1 rad 100ergs/g of absorbing medium
Relative Biological Effectiveness (RBE)Expresses the relative effects of each type of radiation particle on tissue.
RBE 1X-ray and gamma ray
rem (Roentgen Equivalent Man)RBE x rad:Commonly used to determine doses received by those working radioisotopes and participating in required monitoring programs for radioactive protection.
Geiger-Muller Counter (GM)An instrument designed to measure the extent of ionization being produced by radiation.
CathodeThe negatively charged electrode.
CathodeThe cathode attracts cations or positive charge. • The cathode is the source of electrons or an electron donor.
AnodeThe anode is the positively charged electrode.
Anode• The anode attracts electrons or anions. • The anode may be a source of positive charge or an electron acceptor.

Section 3

Question Answer
emitting beta or gamma radiation.Preparations containing radioisotopes which are used internally for therapeutic and diagnostic purposes.
RadiopharmaceuticalsUsually concentrated in certain organs or cells (e.g., 131I in thyroid tissue) – “hot spots” vs “low spots”
Contrast Mediaa substance that is used to enhanced the contrast between the structures or fluids within the body, especially in medical imaging
X-rays and CT Scansatoms or molecules that have a large number of electrons, increasing the chance of stopping x-rays
MRI (Magnetic Resonance Imaging)Compounds that alter the relaxation times of atoms within body tissues.
SPECT :Single-photon emission computed tomographyGamma and beta emitters that allow visualization of tissues.
PETPositron Emission TomographyGamma and beta emitters that allow visualization of tissues.
Diatrizoate MeglumineProvides contrast enhancement of the bladder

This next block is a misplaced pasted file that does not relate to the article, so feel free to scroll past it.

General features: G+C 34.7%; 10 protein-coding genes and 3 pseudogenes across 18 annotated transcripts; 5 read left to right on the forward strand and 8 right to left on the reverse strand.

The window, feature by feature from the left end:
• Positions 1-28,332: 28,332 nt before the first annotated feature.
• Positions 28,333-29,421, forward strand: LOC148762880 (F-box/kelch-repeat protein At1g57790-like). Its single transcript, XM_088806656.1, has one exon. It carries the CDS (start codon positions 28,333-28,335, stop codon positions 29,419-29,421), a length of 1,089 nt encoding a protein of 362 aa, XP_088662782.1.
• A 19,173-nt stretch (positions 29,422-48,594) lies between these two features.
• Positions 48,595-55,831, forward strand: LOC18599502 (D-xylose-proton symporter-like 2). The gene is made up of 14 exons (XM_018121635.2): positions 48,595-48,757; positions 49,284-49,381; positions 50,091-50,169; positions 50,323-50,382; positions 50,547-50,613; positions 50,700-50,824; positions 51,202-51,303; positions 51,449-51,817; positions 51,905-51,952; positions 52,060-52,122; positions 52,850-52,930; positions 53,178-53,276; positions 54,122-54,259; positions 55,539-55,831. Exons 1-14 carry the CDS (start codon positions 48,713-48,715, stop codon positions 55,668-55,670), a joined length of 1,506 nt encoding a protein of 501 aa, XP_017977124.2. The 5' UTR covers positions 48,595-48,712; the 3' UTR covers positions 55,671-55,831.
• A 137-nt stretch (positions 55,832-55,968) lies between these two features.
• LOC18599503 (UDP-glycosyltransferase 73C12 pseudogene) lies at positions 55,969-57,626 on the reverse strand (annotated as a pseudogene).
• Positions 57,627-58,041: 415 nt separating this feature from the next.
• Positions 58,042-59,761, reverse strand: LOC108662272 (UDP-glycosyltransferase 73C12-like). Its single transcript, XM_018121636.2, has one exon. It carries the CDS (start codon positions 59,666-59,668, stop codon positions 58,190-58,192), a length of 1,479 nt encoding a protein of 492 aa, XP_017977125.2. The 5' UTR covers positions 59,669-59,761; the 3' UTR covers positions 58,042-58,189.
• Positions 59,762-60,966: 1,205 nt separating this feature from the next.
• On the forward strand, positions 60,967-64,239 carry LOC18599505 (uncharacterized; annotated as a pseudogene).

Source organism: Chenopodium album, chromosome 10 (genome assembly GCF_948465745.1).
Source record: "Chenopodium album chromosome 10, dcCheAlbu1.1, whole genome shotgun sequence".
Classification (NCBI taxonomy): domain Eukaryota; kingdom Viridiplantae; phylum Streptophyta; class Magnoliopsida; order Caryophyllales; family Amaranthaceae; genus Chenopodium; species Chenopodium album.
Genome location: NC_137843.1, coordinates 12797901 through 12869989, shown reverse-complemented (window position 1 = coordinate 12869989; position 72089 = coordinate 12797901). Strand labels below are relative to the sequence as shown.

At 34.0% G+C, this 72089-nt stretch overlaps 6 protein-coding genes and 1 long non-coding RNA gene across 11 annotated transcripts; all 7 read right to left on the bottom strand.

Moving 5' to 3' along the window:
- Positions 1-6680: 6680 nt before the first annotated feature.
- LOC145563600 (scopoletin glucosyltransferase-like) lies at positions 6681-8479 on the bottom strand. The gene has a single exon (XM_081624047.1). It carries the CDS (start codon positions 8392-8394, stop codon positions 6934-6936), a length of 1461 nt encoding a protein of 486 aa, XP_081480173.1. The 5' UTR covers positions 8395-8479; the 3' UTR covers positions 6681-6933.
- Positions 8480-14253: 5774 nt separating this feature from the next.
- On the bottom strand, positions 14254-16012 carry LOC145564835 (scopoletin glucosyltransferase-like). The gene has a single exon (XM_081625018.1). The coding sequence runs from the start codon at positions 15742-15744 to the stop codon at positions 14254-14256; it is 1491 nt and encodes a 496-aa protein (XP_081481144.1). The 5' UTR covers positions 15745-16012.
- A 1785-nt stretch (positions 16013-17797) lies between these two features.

IodipamideUsed for visualization of the gallbladder & biliary ducts
Gadopentate Dimeglumineas a contrast agent in MRI for visualization of brain, blood vessels, spinal and other disorders
Ferumoxidesa sterile colloidal suspension of superparamagnetic iron oxide associated with dextran in Water for Injection

Section 4

Question Answer
Chromium Cr-51 Edetate Injectiondetermination of GFR
Cyanocobalamin (Co-57 or Co-58)diagnosis of pernicious anemia
Ferrous Fe-59 Citrateiron metabolism and RBC formation

Section 5

Question Answer
Technetium RadiopharmaceuticalsMost commonly used metal atom in radiopharmaceuticals – Has a 6-hour half life – Versatile chemistry that allows it to be chelated with a variety of compounds (but not all)
99mTc Albumin Aggregated InjectionLung scanning
99mTc Sulfur Colloid InjectionImaging areas of functioning reticuloendothelial cells
99mTc Labeled RBCCardiac pool pumping
99mTc Methylene DiphosphateBone imaging
99mTc PyrophosphateCardiac infarct imaging
99mTc SestamibiImaging of myocardial perfusion, breast tumor
99mTc Sulfur Colloid cooked in scrambled eggsGastric emptying imaging
99mTc - bicirumabDeep vein thrombosis

Section 6

Question Answer
Cyanocobalamin Co 57 CapsulesPernicious anemia
125I Serum Albumin InjectionBlood volume determination
Iodohippurate 131I InjectionRenal function
Sodium Chromate Cr 51 InjectionBlood volume determination
Sodium Iodide 131I Capsules/SolutionThyroid function, thyroid inhibitor
Sodium pertechnate 99mTc InjectionBrain and thyroid scanning
Sodium Phosphate 32P SolutionOcular tumor localization & antipolycythemia